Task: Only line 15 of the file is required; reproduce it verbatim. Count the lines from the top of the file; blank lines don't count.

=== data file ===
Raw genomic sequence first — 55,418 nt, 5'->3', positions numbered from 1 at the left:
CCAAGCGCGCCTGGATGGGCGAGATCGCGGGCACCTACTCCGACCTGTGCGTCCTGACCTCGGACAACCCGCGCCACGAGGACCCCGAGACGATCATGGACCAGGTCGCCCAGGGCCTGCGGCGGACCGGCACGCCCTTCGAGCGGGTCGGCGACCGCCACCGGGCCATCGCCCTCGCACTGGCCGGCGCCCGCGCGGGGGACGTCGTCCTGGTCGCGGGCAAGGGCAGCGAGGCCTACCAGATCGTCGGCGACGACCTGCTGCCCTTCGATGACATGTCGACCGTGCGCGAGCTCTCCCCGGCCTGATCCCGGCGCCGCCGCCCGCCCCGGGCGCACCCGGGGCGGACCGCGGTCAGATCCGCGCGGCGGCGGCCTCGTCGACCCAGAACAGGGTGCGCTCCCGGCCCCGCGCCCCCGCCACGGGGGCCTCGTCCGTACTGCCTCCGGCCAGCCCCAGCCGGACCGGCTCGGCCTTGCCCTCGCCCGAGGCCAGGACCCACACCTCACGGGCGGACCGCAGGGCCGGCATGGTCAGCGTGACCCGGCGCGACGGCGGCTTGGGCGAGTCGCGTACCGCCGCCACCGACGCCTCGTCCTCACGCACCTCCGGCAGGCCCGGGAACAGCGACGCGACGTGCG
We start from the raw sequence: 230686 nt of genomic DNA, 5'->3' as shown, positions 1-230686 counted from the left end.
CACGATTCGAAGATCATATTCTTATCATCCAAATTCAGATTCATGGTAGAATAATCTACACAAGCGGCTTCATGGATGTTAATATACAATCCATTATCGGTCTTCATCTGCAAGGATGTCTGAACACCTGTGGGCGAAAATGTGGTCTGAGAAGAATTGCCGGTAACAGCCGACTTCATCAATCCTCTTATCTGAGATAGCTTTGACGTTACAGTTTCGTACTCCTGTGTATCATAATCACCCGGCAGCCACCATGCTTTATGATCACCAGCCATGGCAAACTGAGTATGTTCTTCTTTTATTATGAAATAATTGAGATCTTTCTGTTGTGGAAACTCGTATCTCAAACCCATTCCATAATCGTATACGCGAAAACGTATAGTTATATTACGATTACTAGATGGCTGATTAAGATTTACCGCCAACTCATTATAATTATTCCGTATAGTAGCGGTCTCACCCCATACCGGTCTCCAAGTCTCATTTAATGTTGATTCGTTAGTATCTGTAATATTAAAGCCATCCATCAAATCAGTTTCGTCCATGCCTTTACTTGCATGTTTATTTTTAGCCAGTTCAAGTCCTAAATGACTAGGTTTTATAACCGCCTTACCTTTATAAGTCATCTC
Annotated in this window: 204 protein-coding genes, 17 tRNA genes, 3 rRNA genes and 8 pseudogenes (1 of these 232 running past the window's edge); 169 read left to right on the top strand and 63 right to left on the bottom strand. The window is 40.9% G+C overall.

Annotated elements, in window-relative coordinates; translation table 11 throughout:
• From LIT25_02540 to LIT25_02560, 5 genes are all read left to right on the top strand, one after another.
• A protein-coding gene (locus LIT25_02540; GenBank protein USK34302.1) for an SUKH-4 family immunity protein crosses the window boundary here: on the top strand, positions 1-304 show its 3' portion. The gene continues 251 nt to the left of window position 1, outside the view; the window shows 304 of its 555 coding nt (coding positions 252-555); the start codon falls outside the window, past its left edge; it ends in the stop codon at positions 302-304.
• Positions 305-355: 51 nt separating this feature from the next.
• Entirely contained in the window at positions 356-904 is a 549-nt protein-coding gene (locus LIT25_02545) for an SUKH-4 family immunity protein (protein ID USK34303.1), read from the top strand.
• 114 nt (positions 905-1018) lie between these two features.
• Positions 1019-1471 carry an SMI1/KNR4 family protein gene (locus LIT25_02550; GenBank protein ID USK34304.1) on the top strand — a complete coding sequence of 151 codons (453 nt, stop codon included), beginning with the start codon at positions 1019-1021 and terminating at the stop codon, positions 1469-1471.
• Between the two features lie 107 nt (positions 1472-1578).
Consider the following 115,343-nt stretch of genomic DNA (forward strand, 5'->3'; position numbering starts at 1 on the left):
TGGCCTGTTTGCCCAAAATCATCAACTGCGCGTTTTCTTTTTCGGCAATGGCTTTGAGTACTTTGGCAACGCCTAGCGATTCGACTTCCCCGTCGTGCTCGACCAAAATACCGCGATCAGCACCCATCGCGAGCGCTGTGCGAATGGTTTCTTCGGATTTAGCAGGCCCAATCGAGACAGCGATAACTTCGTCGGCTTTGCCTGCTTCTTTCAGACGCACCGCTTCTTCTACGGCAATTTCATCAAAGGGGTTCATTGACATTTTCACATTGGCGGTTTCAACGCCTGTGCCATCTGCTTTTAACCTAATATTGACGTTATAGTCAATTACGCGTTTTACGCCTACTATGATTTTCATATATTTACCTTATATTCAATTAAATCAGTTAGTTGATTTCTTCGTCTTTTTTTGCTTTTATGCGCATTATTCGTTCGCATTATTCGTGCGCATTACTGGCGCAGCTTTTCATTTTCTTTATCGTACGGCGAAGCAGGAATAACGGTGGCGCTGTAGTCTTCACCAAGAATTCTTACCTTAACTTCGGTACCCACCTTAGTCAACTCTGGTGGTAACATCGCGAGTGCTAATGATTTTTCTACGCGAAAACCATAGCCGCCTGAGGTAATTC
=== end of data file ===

TGGCCTGTTTGCCCAAAATCATCAACTGCGCGTTTTCTTTTTCGGCAATGGCTTTGAGTACTTTGGCAACGCCTAGCGATTCGACTTCCCCGTCGTGCTCGACCAAAATACCGCGATCAGCACCCATCGCGAGCGCTGTGCGAATGGTTTCTTCGGATTTAGCAGGCCCAATCGAGACAGCGATAACTTCGTCGGCTTTGCCTGCTTCTTTCAGACGCACCGCTTCTTCTACGGCAATTTCATCAAAGGGGTTCATTGACATTTTCACATTGGCGGTTTCAACGCCTGTGCCATCTGCTTTTAACCTAATATTGACGTTATAGTCAATTACGCGTTTTACGCCTACTATGATTTTCATATATTTACCTTATATTCAATTAAATCAGTTAGTTGATTTCTTCGTCTTTTTTTGCTTTTATGCGCATTATTCGTTCGCATTATTCGTGCGCATTACTGGCGCAGCTTTTCATTTTCTTTATCGTACGGCGAAGCAGGAATAACGGTGGCGCTGTAGTCTTCACCAAGAATTCTTACCTTAACTTCGGTACCCACCTTAGTCAACTCTGGTGGTAACATCGCGAGTGCTAATGATTTTTCTACGCGAAAACCATAGCCGCCTGAGGTAATTC